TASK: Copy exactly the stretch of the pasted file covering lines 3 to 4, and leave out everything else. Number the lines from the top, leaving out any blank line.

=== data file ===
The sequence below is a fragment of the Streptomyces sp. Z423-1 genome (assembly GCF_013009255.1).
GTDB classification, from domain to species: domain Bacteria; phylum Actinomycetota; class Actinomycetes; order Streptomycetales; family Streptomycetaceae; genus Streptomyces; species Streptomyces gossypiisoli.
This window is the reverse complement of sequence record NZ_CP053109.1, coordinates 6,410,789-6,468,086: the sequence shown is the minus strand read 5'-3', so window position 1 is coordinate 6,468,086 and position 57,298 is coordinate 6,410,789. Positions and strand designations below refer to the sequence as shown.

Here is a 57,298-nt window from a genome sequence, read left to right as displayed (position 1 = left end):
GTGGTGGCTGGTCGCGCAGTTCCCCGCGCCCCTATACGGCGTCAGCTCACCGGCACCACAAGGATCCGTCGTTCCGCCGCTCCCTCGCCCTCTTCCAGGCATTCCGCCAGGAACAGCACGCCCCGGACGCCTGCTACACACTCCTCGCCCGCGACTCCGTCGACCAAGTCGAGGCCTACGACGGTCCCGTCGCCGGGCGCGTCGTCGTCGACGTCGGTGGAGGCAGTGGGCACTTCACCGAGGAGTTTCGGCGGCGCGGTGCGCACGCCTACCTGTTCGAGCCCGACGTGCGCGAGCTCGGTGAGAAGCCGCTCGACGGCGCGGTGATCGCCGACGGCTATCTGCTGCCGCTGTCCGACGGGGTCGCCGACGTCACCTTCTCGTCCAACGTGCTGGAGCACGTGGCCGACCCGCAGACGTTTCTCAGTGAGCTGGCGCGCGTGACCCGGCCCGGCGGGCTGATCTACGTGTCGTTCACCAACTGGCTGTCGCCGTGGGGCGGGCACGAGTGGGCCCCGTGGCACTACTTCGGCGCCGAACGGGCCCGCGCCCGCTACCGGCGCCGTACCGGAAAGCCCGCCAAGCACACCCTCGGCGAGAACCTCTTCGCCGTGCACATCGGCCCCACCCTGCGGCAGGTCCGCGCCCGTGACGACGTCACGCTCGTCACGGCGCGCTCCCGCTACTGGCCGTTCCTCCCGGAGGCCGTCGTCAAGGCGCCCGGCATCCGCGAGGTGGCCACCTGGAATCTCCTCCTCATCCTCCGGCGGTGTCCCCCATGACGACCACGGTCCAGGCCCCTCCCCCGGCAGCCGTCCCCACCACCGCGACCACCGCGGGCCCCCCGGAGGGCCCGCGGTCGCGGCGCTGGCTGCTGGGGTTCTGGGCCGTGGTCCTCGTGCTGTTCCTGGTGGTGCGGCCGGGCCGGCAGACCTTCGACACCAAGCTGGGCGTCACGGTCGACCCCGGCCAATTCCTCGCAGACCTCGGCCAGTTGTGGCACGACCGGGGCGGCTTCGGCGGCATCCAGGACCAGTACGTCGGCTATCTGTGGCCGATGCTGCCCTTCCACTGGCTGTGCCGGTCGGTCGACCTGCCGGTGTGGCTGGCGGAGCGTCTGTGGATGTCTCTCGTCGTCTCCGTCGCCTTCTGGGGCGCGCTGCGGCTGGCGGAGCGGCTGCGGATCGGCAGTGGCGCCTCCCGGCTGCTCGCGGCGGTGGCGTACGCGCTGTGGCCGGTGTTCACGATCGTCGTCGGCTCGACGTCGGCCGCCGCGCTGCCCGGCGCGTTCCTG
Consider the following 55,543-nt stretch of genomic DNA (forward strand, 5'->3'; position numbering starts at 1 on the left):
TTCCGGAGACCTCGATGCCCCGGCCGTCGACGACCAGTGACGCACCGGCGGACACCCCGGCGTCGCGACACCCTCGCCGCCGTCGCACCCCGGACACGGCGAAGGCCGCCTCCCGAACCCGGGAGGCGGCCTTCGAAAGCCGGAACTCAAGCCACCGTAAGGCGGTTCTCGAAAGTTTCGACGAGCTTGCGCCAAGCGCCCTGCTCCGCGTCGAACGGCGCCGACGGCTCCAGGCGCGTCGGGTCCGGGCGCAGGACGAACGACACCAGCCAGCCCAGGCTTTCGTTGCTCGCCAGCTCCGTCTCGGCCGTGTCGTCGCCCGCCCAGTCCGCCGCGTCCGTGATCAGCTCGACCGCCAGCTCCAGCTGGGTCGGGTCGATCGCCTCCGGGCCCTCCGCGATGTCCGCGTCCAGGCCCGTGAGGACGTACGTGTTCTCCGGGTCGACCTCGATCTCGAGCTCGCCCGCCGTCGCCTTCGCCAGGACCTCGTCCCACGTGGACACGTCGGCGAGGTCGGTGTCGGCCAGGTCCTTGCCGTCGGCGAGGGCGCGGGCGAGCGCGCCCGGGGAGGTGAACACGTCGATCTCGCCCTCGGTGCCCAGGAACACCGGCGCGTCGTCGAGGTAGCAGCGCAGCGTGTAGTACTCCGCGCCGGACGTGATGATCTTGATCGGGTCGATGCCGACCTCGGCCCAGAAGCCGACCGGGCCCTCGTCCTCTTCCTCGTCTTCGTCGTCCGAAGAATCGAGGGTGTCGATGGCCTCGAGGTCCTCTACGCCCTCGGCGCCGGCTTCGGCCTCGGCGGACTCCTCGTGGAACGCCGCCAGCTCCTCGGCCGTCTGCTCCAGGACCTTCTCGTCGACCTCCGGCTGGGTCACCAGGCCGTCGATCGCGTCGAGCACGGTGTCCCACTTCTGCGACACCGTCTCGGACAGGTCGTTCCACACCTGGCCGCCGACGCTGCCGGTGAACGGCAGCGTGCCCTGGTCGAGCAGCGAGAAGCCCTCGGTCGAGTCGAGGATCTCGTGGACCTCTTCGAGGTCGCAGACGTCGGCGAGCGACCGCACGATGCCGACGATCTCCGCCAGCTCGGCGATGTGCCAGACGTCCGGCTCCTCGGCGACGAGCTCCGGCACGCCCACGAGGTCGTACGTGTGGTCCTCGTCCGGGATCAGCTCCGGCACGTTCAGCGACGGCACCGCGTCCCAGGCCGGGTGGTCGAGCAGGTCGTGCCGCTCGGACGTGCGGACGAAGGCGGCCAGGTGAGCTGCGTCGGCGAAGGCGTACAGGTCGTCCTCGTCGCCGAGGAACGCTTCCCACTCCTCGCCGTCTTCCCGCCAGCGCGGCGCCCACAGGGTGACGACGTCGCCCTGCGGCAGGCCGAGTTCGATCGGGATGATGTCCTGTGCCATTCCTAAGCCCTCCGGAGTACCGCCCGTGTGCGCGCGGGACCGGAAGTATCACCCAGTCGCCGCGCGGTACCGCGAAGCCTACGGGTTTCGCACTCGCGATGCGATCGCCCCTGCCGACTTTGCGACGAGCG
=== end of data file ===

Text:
This window is the reverse complement of sequence record NZ_CP053109.1, coordinates 6,410,789-6,468,086: the sequence shown is the minus strand read 5'-3', so window position 1 is coordinate 6,468,086 and position 57,298 is coordinate 6,410,789. Positions and strand designations below refer to the sequence as shown.

Here is a 57,298-nt window from a genome sequence, read left to right as displayed (position 1 = left end):